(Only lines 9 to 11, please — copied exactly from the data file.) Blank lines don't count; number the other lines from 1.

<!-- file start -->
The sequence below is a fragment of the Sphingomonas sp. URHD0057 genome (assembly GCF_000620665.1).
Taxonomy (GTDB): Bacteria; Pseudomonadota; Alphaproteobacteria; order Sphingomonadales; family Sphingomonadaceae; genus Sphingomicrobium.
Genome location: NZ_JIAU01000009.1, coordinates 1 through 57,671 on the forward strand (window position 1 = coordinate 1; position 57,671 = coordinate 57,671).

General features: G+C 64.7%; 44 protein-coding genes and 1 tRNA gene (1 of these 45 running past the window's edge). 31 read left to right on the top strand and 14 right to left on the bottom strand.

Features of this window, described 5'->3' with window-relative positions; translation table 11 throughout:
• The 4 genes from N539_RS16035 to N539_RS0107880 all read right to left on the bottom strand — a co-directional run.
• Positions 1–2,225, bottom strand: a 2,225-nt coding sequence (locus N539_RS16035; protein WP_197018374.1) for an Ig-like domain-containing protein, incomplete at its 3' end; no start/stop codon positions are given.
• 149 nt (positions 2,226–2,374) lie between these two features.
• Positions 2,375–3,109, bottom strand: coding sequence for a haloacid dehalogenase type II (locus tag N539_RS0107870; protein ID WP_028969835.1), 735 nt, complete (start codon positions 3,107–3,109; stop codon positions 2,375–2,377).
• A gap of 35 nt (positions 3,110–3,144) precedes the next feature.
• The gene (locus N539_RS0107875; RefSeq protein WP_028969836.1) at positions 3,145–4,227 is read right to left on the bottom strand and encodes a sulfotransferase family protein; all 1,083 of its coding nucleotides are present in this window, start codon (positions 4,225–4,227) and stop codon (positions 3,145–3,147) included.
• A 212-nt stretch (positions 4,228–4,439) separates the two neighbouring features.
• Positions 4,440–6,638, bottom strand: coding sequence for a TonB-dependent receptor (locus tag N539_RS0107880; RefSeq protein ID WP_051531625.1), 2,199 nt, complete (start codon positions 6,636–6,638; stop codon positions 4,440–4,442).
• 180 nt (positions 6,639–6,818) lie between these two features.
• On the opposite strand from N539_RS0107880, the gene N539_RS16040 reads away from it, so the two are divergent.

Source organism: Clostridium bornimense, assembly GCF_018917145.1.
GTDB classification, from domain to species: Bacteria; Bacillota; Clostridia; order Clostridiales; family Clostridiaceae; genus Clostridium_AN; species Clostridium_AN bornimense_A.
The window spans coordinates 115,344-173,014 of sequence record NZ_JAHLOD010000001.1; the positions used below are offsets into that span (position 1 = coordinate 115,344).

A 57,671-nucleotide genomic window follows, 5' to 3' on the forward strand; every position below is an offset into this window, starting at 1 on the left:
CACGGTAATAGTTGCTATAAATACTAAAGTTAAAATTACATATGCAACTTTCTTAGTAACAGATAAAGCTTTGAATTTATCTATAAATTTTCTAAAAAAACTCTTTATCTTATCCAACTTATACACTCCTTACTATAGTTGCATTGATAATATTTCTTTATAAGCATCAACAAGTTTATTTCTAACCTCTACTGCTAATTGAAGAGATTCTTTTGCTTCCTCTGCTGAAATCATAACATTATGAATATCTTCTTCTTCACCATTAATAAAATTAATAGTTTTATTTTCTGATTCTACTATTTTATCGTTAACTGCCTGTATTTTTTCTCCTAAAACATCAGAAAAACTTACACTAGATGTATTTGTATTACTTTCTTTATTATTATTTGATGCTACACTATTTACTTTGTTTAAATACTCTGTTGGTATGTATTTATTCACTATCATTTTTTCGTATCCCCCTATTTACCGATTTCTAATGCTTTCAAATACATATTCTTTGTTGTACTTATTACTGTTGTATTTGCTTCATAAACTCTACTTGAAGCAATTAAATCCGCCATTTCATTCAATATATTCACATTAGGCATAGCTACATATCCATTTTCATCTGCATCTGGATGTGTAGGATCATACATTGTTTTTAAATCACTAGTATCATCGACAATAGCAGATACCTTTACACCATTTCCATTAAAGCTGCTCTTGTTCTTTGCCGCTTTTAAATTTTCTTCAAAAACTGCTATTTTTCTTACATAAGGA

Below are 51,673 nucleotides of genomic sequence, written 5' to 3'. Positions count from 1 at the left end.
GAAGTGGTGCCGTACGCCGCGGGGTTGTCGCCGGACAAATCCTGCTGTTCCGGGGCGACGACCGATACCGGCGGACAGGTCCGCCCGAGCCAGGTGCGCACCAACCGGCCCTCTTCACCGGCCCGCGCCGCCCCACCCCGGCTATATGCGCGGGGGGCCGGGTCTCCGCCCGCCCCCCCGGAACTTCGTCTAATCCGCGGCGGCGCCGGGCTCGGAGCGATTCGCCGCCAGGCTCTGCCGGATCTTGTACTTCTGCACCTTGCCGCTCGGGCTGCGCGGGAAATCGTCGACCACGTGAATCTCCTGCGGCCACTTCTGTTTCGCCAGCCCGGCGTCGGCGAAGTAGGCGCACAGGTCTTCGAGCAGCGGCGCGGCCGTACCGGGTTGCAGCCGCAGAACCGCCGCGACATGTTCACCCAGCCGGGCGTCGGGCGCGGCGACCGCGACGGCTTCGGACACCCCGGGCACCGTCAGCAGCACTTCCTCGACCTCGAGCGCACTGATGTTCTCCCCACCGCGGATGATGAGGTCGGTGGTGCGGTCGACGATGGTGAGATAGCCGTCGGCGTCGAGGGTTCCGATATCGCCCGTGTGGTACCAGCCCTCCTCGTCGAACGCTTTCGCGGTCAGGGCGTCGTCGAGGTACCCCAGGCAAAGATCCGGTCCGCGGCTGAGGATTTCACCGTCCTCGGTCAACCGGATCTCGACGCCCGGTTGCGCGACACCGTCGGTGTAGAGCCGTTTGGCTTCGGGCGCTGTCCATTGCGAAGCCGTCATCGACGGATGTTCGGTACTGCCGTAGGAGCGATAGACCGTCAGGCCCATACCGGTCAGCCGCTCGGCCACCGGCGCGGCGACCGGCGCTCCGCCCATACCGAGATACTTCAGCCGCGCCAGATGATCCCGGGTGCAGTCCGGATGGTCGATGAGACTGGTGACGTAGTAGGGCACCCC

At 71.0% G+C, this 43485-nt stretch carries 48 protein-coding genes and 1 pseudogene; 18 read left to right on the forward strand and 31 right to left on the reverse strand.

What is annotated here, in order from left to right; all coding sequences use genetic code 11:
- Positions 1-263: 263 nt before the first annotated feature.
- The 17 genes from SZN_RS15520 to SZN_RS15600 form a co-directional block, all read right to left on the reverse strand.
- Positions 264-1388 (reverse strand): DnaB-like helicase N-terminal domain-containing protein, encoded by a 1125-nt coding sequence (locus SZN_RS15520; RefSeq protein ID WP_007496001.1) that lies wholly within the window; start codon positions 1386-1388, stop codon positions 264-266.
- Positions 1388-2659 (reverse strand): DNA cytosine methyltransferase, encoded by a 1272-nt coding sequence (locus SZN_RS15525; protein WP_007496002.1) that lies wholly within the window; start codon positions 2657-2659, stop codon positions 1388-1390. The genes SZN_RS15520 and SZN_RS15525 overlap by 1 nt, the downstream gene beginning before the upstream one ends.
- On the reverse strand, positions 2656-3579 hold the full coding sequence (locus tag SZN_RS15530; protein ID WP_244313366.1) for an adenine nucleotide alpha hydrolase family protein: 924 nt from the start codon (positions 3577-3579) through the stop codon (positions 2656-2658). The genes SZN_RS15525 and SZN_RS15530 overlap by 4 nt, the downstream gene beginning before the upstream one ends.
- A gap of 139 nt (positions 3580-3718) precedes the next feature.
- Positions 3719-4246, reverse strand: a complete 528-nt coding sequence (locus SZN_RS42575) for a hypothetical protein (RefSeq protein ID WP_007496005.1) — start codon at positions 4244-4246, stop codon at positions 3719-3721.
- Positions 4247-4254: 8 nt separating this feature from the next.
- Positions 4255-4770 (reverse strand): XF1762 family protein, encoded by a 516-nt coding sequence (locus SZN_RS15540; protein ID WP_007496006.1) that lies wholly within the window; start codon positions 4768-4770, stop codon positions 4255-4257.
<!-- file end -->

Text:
• Positions 2,375–3,109, bottom strand: coding sequence for a haloacid dehalogenase type II (locus tag N539_RS0107870; protein ID WP_028969835.1), 735 nt, complete (start codon positions 3,107–3,109; stop codon positions 2,375–2,377).
• A gap of 35 nt (positions 3,110–3,144) precedes the next feature.
• The gene (locus N539_RS0107875; RefSeq protein WP_028969836.1) at positions 3,145–4,227 is read right to left on the bottom strand and encodes a sulfotransferase family protein; all 1,083 of its coding nucleotides are present in this window, start codon (positions 4,225–4,227) and stop codon (positions 3,145–3,147) included.